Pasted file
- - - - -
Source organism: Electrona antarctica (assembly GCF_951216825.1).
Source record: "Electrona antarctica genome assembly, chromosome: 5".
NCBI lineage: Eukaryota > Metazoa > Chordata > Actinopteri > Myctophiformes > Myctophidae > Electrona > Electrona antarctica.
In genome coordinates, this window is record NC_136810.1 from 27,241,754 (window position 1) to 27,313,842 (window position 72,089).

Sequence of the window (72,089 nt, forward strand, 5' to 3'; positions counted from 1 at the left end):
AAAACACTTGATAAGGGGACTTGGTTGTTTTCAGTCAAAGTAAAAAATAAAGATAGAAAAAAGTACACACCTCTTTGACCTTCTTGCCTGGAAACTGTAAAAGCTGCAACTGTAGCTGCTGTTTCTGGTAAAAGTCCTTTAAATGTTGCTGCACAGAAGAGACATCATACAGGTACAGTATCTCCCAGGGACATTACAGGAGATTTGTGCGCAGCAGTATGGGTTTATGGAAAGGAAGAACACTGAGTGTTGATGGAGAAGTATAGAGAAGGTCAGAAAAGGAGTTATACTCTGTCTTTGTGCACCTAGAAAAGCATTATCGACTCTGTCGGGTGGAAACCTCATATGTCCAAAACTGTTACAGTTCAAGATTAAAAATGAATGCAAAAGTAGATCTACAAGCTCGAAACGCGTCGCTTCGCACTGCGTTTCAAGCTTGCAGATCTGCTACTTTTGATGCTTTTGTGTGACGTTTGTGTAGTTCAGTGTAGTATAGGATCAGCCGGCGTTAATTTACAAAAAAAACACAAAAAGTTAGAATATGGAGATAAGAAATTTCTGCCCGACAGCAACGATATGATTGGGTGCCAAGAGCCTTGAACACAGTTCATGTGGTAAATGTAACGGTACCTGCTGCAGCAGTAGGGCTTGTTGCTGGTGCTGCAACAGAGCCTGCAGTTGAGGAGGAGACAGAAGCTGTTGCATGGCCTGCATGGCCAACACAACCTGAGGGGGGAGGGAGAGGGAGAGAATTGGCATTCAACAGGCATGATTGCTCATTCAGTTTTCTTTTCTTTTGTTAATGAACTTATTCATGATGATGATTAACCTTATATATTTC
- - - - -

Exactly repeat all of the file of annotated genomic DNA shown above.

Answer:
Source organism: Electrona antarctica (assembly GCF_951216825.1).
Source record: "Electrona antarctica genome assembly, chromosome: 5".
NCBI lineage: Eukaryota > Metazoa > Chordata > Actinopteri > Myctophiformes > Myctophidae > Electrona > Electrona antarctica.
In genome coordinates, this window is record NC_136810.1 from 27,241,754 (window position 1) to 27,313,842 (window position 72,089).

Sequence of the window (72,089 nt, forward strand, 5' to 3'; positions counted from 1 at the left end):
AAAACACTTGATAAGGGGACTTGGTTGTTTTCAGTCAAAGTAAAAAATAAAGATAGAAAAAAGTACACACCTCTTTGACCTTCTTGCCTGGAAACTGTAAAAGCTGCAACTGTAGCTGCTGTTTCTGGTAAAAGTCCTTTAAATGTTGCTGCACAGAAGAGACATCATACAGGTACAGTATCTCCCAGGGACATTACAGGAGATTTGTGCGCAGCAGTATGGGTTTATGGAAAGGAAGAACACTGAGTGTTGATGGAGAAGTATAGAGAAGGTCAGAAAAGGAGTTATACTCTGTCTTTGTGCACCTAGAAAAGCATTATCGACTCTGTCGGGTGGAAACCTCATATGTCCAAAACTGTTACAGTTCAAGATTAAAAATGAATGCAAAAGTAGATCTACAAGCTCGAAACGCGTCGCTTCGCACTGCGTTTCAAGCTTGCAGATCTGCTACTTTTGATGCTTTTGTGTGACGTTTGTGTAGTTCAGTGTAGTATAGGATCAGCCGGCGTTAATTTACAAAAAAAACACAAAAAGTTAGAATATGGAGATAAGAAATTTCTGCCCGACAGCAACGATATGATTGGGTGCCAAGAGCCTTGAACACAGTTCATGTGGTAAATGTAACGGTACCTGCTGCAGCAGTAGGGCTTGTTGCTGGTGCTGCAACAGAGCCTGCAGTTGAGGAGGAGACAGAAGCTGTTGCATGGCCTGCATGGCCAACACAACCTGAGGGGGGAGGGAGAGGGAGAGAATTGGCATTCAACAGGCATGATTGCTCATTCAGTTTTCTTTTCTTTTGTTAATGAACTTATTCATGATGATGATTAACCTTATATATTTC